To determine the association between altitude and the Framingham risk score in the Peruvian population, we performed a cross-sectional analytical study of data collected by the 2017–2018 Food and Nutrition Surveillance by Life Stages survey. The outcome of this study was the Framingham 10-year cardiovascular disease event risk prediction, which is composed of six modifiable and non-modifiable coronary risk factors. A generalized linear model (GLM) of the gamma family and log link function was used to report the crude and adjusted β coefficients. Several sensitivity analyses were performed to assess the association of interest. Data from a total of 833 surveyed participants were included. After adjusting for educational level, poverty level, alcohol consumption, physical activity level, the presence of any limitation, obesity, and area of residence, it was observed that altitude ≥ 2500 m above sea level (β = −0.42 [95% CI: −0.69 to −0.16]) was negatively and significantly associated with a decrease in the Framingham 10-year risk score. High altitude was significantly and negatively associated with Framingham 10-year risk scores. Our results will allow prevention strategies considering modifiable risk factors to avoid the development of cardiovascular diseases, especially in people living at low altitudes.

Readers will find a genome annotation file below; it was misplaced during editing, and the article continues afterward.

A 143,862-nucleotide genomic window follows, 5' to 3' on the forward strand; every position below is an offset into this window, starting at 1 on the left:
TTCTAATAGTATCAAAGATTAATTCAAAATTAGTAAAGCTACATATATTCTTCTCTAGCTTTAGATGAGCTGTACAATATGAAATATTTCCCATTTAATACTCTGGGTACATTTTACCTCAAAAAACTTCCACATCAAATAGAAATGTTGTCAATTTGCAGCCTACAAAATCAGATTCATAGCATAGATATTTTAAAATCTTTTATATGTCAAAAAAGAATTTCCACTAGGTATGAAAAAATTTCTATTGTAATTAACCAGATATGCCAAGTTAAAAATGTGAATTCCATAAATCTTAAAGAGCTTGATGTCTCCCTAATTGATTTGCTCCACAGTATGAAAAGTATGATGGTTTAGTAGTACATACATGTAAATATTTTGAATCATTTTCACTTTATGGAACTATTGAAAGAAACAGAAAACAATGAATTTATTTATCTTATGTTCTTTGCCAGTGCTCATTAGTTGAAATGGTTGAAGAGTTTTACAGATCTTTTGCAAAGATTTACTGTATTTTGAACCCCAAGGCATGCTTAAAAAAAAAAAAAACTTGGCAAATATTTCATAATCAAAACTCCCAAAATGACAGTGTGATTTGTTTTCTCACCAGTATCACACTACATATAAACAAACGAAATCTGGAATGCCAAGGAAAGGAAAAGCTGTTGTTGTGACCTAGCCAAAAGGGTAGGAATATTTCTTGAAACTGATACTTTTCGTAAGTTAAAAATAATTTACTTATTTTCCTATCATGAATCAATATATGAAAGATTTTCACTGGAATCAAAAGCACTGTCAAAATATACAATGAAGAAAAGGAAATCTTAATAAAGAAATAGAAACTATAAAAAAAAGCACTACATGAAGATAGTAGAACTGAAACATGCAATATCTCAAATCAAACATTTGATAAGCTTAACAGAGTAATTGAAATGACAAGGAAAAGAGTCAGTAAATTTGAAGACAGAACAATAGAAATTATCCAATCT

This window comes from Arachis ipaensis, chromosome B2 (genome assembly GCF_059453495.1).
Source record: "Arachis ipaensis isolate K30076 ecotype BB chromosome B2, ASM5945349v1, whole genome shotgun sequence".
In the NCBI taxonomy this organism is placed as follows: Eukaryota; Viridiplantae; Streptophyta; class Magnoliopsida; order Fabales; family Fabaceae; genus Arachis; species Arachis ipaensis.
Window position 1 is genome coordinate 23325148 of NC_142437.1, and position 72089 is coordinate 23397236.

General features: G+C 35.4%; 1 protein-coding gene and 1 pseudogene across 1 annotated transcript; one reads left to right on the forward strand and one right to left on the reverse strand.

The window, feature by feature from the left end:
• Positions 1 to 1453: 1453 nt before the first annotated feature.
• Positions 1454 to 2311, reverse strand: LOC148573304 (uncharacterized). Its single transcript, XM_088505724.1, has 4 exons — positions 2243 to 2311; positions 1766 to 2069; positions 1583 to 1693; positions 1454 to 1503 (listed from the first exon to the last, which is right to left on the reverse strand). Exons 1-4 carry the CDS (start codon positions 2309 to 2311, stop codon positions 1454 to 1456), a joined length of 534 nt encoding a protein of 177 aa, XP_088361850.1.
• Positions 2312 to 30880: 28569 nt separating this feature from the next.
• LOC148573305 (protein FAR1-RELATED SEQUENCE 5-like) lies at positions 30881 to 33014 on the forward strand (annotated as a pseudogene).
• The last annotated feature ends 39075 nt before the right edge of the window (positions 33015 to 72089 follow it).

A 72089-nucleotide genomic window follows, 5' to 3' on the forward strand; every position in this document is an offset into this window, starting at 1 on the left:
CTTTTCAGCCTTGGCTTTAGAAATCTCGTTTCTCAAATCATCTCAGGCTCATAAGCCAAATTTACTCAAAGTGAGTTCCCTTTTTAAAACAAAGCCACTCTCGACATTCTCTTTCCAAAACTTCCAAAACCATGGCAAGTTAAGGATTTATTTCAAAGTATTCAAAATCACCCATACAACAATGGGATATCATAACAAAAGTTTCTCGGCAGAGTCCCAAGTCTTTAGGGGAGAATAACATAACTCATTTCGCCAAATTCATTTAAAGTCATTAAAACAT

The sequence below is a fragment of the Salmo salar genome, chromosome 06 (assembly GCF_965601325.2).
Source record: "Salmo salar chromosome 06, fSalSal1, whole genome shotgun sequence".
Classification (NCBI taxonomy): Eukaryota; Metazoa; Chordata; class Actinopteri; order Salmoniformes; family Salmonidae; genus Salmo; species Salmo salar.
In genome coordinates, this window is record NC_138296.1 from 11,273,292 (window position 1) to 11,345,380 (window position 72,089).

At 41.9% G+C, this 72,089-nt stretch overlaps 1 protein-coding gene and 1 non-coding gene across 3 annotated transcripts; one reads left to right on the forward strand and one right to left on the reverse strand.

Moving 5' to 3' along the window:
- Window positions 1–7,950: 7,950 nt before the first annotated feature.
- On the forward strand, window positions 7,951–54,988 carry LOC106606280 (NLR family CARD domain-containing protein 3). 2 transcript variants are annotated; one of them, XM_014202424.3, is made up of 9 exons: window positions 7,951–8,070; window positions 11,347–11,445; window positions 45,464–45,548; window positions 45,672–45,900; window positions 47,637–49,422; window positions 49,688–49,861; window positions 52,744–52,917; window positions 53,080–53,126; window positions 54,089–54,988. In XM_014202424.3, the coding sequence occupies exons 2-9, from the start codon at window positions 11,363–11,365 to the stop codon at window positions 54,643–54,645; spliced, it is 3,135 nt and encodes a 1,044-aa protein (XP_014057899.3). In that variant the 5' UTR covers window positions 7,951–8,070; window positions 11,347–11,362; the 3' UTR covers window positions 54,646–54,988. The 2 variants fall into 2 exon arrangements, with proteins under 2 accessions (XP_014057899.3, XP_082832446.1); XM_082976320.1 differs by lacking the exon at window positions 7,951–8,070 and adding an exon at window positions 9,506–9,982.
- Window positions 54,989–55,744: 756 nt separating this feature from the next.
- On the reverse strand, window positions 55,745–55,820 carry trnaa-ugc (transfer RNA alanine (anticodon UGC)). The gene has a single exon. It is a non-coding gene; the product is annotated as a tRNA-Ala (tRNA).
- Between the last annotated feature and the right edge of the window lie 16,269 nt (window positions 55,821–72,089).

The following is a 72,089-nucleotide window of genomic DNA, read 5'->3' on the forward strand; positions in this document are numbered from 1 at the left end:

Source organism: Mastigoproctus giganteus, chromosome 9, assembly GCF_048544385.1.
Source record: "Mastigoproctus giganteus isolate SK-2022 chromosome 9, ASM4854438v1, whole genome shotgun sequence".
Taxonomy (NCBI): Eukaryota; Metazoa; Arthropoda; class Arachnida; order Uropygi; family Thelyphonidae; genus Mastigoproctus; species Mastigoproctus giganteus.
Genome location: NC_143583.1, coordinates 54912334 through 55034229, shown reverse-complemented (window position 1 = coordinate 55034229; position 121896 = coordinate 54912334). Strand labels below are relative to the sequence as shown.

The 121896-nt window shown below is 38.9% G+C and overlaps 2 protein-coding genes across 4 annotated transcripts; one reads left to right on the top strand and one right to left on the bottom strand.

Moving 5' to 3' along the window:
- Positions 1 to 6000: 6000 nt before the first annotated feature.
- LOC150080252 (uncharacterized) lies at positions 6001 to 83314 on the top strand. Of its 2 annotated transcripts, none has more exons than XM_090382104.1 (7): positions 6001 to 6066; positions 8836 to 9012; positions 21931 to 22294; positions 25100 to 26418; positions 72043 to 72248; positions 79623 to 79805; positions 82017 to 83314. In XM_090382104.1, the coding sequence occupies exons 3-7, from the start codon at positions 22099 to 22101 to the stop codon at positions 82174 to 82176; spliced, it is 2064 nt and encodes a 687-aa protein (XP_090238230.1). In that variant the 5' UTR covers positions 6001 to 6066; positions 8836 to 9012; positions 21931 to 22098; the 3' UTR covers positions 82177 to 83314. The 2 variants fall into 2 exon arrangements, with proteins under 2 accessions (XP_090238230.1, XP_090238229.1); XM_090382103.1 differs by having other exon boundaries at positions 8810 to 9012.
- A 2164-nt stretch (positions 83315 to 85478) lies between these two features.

|Journal||International Journal of Environmental Research and Public Health|
|State||Published - 24 Mar 2022|
- Cardiovascular diseases
- Cardiovascular risk factors
- Cross-sectional studies